U.S. Water News Online
CAMP LEJEUNE, N.C. — October 1980: Tests through March 1981 show water at the Hadnot Point treatment plant is “highly contaminated” with chlorinated hydrocarbons. A lab chemist urges further analysis. Officials do not test individual wells to find the contamination source.
• May and July 1982: Tests identify TCE and PCE as contaminants in water systems for Hadnot Point and Tarawa Terrace, which served housing, schools, other buildings and swimming pools at Camp Lejeune.
• July 1984: The base begins testing individual wells and by February 1985 shuts down 10 contaminated wells. One drinking water sample measured 1,400 parts per billion of TCE. The U.S. government eventually set 5 parts per billion as the maximum safe level for TCE at the tap.
• January 1985: A fuel spill closes a clean water system. Homes and a school are connected on an emergency basis to the Hadnot Point system for 12 days. They receive contaminated water.
• March through April 1985: A contaminated well that had been shut down is turned on to pump water to residents on four nights to ease a temporary water shortage.
• April 1985: The base commander, Maj. Gen. L.H. Buehl, urges families in Tarawa Terrace to conserve water. He says wells were closed as a precaution over “minute” amounts of organic chemicals. He does not mention that contamination exceeded maximum recommended exposure limits several times over.
• March 1987: The water treatment system for Tarawa Terrace is shut down and homes are connected to a new water treatment plant.
• October 1989: Camp Lejeune is added to the Superfund list of the nation's highly contaminated hazardous waste sites.
• August 1997: The U.S. Agency for Toxic Substances and Disease Registry concludes that adults had little or no increased cancer risk from the past contaminated water, but raised concern about effects on developing fetuses. It recommended studies on the fetal effects.
• August 1998: The health agency finds a link between toxic water and low birth-weight babies born to some women at Camp Lejeune during the years of contamination. The study undercounts mothers who were exposed because it assumes a clean treatment plant provided water for four years before it was constructed.
• 1999: The health agency begins searching for leukemia cases and birth defects among babies who were in utero at the base from 1968, when birth records first were computerized, until 1985, when contaminated wells were believed to have been shut down.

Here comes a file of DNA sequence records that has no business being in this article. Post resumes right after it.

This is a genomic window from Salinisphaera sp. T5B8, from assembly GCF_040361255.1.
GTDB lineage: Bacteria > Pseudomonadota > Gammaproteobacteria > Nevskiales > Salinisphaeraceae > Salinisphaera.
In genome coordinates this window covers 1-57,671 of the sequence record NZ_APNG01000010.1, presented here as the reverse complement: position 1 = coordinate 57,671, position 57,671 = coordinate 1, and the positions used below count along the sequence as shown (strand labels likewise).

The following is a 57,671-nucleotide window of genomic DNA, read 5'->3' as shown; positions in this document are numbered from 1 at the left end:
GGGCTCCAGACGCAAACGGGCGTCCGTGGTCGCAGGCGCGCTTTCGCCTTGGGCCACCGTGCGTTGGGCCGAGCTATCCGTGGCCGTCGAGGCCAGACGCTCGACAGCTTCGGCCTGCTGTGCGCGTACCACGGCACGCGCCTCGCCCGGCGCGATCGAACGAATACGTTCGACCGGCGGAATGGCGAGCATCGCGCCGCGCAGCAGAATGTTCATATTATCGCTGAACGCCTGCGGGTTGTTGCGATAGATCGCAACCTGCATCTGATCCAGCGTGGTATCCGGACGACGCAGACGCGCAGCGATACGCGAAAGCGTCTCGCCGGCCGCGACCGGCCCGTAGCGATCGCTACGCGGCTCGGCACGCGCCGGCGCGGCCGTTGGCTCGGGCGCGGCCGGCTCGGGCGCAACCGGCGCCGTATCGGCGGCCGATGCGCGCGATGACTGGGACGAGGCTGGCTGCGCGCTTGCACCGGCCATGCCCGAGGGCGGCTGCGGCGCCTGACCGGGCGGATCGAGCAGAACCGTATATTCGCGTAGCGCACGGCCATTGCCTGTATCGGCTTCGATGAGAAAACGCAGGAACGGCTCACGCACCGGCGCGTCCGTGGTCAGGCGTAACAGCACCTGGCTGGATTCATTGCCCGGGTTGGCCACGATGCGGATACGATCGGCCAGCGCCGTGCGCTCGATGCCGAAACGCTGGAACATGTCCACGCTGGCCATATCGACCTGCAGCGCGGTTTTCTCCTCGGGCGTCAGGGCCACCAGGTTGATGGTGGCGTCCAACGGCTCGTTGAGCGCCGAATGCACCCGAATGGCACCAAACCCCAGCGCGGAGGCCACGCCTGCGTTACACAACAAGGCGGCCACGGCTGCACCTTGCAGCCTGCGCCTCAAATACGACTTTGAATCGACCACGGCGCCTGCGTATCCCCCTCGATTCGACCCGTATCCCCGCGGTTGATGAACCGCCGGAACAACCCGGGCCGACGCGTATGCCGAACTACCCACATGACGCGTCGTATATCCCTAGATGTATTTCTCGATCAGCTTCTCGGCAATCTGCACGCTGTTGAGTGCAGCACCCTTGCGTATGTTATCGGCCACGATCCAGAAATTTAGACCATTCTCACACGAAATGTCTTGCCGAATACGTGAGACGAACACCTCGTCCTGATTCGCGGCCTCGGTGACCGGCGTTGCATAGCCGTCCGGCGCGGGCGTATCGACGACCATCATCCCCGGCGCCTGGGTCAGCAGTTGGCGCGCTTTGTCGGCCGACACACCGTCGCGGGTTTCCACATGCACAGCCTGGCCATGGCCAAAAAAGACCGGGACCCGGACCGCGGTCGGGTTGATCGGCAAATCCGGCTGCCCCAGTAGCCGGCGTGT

• 2003: The health agency begins to study whether Camp Lejeune's contaminated water is linked to birth defects and elevated leukemia rates in its survey of 12,600 children.
• October 2004: An outside panel convened by the Marines determines that Camp Lejeune did not understand the significance of its water contamination early on and that Navy environmental advisers were “not aggressive” in assisting them. However, the panel concludes that Marine leadership acted responsibly and provided water quality consistent with general practices at the time.
• April 2005: Criminal investigators from the Environmental Protection Agency find no illegal actions or cover-up in Camp Lejeune's handling of its water contamination. The Justice Department declines to prosecute.
• June 2007: House Energy and Commerce Committee hears testimony from what it calls “poisoned patriots,” families who blame their cancers on Camp Lejeune water.
• October 2007: The Senate directs the military to find former Camp Lejeune residents and workers and notify them they may have been exposed to contaminated drinking water.
• June 2008: The federal health agency concludes it is feasible to do cancer and mortality studies of adults who were exposed to the tainted water. The agency is laying groundwork for the studies while completing its study of fetal health effects.
• April 28, 2009: The health agency withdraws its 1997 public health assessment, stating it contains omissions and inaccuracies.
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